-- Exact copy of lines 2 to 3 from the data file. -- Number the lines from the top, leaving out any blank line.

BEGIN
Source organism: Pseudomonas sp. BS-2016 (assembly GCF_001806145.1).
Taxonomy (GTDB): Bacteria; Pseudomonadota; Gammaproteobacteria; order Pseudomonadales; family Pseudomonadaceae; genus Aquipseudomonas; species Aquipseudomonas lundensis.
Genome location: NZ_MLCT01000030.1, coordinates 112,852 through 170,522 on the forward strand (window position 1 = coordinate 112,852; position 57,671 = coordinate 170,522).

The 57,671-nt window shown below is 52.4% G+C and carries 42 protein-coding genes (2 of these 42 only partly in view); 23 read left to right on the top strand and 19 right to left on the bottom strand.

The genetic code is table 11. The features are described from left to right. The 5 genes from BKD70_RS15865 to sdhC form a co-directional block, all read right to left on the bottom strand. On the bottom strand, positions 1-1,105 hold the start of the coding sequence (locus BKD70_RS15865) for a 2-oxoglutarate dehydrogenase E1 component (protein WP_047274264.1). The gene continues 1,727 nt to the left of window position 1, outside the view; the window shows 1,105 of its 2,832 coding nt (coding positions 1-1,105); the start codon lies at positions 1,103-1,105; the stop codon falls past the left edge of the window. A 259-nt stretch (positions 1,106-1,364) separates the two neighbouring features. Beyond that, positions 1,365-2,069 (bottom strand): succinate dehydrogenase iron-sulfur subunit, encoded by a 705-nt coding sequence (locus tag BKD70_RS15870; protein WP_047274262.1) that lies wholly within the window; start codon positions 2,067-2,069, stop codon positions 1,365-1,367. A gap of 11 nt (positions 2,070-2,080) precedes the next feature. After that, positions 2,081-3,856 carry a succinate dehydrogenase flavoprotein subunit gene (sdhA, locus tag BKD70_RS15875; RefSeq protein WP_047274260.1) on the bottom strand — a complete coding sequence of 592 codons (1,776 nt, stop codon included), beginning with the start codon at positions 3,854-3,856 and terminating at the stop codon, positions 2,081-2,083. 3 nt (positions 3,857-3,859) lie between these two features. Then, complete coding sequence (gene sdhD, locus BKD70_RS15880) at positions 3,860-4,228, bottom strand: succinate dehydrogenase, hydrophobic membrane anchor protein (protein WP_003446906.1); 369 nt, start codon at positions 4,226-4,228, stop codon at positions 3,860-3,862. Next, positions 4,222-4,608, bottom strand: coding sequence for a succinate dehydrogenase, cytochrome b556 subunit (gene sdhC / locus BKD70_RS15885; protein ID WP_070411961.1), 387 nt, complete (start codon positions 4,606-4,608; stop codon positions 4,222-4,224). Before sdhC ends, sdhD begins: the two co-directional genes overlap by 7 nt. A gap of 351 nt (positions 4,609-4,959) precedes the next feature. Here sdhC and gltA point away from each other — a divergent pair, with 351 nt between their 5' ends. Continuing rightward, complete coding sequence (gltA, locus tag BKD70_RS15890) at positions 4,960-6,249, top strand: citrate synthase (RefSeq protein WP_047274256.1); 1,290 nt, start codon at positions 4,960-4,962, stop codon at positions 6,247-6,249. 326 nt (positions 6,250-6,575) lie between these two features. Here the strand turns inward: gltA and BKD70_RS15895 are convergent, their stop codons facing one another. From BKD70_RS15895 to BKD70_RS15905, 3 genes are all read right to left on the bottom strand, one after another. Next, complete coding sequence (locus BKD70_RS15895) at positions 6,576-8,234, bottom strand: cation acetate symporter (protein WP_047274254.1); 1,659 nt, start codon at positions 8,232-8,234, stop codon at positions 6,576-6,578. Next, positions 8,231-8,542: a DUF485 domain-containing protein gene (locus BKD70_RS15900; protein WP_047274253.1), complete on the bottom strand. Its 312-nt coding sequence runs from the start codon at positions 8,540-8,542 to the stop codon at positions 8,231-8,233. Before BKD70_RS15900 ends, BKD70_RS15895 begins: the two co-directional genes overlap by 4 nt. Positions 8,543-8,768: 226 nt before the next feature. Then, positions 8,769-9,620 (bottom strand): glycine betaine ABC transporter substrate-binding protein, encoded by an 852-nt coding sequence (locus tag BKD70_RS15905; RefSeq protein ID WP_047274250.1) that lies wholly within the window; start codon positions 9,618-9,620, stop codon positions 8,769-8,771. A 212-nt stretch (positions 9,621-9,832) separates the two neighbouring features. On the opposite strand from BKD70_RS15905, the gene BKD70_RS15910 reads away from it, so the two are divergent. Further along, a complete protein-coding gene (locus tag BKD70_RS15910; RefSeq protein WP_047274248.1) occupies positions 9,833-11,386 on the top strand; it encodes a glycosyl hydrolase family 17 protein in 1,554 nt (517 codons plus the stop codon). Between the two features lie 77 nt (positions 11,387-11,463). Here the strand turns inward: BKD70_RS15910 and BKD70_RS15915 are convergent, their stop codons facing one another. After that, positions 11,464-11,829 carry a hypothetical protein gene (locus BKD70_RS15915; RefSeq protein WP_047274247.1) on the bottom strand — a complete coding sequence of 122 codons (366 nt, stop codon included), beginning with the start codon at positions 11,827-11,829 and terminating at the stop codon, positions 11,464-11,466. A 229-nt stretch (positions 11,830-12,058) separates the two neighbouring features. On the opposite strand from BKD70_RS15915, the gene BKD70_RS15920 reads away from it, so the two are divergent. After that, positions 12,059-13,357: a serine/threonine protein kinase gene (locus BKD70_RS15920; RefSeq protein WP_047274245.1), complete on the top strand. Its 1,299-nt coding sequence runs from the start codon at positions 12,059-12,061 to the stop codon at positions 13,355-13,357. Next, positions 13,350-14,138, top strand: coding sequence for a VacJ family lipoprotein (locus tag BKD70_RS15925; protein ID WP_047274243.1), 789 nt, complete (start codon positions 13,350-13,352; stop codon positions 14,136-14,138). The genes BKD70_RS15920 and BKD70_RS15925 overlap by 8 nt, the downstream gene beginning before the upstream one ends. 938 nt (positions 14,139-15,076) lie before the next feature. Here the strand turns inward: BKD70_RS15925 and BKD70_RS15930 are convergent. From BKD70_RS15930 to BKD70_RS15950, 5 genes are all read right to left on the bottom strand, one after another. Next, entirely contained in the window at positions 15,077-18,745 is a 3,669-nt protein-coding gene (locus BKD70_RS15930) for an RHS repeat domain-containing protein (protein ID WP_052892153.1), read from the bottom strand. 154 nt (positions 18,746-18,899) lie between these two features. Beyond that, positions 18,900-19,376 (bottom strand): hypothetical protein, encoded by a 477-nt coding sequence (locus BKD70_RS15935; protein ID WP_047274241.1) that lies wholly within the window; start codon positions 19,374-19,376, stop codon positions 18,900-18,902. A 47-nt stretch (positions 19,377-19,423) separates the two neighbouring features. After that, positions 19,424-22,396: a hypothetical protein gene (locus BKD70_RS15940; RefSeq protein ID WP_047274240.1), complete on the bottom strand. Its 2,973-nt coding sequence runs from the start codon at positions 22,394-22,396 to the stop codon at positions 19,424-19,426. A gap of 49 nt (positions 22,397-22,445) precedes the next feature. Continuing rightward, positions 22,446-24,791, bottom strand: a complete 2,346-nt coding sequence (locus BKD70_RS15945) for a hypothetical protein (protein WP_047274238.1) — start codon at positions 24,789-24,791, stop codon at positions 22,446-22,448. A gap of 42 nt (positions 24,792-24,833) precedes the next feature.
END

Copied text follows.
Taxonomy (GTDB): Bacteria; Pseudomonadota; Gammaproteobacteria; order Pseudomonadales; family Pseudomonadaceae; genus Aquipseudomonas; species Aquipseudomonas lundensis.
Genome location: NZ_MLCT01000030.1, coordinates 112,852 through 170,522 on the forward strand (window position 1 = coordinate 112,852; position 57,671 = coordinate 170,522).